In this practical arts-integrated science and engineering lesson, an inquiry-based approach was adopted to teach a class of fourth graders in a Midwest elementary school about the scientific concepts of plate tectonics and earthquakes. Lessons were prepared following the 5 E instructional model. Next Generation Science Standards (4-ESS3-2) and the National Coalition for Core Arts Standards for fourth grade (Visual Arts: Creating 1.14a, Visual Arts: Creating 2.1.4a, and Visual Arts: Creating 3.1.4a) were addressed challenging students to create an earthquake-resistant structure to support a clay sculpture in a model of an art gallery for an earthquake-prone area. First, content knowledge was provided through videos and information texts that led to class discussion. Next, students collaboratively brainstormed ideas for the sculpture museum. In pairs, students drew sketches and planned what they would design. Natural, air-dry clay was used for the sculptures and the scaffolding supporting them was made of plastic straws, twist ties, and masking tape. Challenges to the task were introduced twice. Then, the structures were tested after completion at two different strengths of earthquake on a shake table with the help of the teacher. Information learned from the engineering challenge was used to investigate the world’s tallest buildings. Students were very engaged in both the sculpting and the engineering challenges. They made generalizations about the structures by analyzing successful and unsuccessful designs. Students were very motivated to keep their artwork safe!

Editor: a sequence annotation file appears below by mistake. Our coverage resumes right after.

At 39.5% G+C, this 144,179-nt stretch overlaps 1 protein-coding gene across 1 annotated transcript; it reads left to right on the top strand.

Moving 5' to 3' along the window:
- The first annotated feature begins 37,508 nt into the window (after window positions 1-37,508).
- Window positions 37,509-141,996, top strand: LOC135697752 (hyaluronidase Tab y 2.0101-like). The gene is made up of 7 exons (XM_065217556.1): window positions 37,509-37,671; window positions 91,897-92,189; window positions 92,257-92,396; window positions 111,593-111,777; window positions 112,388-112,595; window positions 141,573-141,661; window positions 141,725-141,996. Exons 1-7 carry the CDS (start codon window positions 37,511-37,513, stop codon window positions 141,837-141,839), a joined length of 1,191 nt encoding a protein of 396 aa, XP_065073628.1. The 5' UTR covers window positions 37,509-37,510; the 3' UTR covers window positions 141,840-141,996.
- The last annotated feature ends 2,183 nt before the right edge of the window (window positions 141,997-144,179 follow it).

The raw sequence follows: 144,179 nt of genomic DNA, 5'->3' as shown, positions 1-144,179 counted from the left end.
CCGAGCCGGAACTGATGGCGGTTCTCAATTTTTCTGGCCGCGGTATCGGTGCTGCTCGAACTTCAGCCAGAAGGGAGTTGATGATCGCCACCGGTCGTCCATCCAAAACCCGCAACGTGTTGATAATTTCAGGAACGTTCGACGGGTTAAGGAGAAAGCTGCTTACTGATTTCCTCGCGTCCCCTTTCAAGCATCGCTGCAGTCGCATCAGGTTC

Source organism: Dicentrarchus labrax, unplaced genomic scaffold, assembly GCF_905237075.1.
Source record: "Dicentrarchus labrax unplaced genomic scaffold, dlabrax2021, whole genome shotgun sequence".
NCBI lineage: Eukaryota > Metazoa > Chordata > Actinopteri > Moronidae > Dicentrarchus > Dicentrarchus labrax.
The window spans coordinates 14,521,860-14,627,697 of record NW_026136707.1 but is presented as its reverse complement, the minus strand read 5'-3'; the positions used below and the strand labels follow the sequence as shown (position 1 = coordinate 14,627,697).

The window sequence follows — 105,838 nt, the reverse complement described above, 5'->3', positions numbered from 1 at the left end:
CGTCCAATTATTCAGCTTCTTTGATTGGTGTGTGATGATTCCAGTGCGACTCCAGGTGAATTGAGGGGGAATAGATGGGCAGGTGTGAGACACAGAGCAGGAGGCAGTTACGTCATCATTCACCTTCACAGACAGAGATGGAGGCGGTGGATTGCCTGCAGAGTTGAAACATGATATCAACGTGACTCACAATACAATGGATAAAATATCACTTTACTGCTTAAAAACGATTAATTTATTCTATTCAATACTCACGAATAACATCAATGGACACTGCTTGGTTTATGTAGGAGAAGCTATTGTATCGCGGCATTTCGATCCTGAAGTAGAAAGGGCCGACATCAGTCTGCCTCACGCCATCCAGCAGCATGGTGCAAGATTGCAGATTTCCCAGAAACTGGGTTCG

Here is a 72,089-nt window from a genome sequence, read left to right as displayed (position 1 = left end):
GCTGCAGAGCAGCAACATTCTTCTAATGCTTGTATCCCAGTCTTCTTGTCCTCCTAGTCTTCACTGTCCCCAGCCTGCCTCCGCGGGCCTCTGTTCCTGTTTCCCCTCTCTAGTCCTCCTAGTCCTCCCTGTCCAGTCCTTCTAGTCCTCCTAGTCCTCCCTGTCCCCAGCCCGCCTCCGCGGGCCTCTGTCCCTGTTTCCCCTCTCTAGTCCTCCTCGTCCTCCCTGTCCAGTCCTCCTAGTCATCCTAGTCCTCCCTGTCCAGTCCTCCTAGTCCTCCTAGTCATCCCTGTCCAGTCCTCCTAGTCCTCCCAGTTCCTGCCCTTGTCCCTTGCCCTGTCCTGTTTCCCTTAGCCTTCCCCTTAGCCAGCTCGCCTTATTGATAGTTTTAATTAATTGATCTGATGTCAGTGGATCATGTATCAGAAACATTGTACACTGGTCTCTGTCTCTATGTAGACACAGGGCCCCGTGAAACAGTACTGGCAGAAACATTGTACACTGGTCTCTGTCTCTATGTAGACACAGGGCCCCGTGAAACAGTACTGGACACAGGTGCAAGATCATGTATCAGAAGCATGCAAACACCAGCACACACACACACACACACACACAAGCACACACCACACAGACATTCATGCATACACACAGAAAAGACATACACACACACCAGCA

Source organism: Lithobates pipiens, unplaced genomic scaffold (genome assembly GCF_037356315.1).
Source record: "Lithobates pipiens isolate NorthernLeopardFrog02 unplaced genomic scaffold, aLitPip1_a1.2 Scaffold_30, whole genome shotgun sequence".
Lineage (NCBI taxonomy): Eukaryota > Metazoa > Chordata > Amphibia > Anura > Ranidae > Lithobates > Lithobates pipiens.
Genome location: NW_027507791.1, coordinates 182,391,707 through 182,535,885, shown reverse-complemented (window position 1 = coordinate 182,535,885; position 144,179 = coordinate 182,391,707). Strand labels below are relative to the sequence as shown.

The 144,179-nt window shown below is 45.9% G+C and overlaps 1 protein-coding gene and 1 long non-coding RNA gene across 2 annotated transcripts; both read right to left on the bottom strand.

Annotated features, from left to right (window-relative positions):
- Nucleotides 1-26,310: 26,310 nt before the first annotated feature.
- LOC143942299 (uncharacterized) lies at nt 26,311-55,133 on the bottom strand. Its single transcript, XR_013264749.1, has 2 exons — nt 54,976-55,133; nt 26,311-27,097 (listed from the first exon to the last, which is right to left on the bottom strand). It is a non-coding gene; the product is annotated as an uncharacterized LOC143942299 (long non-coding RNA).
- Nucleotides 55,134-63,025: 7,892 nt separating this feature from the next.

Carignan, A., & Hussain, M. (2016). Designing an earthquake-proof art museum: An arts-and engineering-integrated science lesson. Journal of STEM Arts, Crafts, and Constructions, 1(1), 10-17. Retrieved from http://scholarworks.uni.edu/journal-stem-arts/vol1/iss1/2